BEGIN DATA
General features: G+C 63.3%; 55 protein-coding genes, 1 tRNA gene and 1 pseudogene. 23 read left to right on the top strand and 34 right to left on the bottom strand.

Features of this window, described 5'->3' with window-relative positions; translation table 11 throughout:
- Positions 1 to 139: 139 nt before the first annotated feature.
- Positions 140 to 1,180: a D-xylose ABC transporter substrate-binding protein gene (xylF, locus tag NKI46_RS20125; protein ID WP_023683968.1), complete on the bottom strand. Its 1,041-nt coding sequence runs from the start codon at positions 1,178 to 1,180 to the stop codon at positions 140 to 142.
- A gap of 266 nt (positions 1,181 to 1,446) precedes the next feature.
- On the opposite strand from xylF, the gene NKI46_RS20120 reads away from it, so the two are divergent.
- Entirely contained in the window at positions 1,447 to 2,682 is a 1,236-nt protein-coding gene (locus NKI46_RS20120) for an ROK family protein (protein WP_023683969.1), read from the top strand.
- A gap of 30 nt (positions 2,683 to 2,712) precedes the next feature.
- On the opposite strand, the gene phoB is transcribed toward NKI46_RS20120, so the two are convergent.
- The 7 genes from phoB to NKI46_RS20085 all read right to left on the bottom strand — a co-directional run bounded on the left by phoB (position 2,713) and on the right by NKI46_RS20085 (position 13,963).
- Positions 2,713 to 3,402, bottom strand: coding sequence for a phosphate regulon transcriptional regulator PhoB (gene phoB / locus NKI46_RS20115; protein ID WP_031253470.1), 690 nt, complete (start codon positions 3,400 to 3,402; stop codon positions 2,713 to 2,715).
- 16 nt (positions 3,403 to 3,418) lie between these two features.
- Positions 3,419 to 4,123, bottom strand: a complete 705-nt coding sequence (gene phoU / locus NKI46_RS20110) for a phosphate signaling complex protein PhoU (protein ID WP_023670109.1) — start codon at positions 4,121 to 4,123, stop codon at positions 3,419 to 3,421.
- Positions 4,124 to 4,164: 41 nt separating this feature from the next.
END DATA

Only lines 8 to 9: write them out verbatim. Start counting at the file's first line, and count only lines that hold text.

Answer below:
- A gap of 30 nt (positions 2,683 to 2,712) precedes the next feature.
- On the opposite strand, the gene phoB is transcribed toward NKI46_RS20120, so the two are convergent.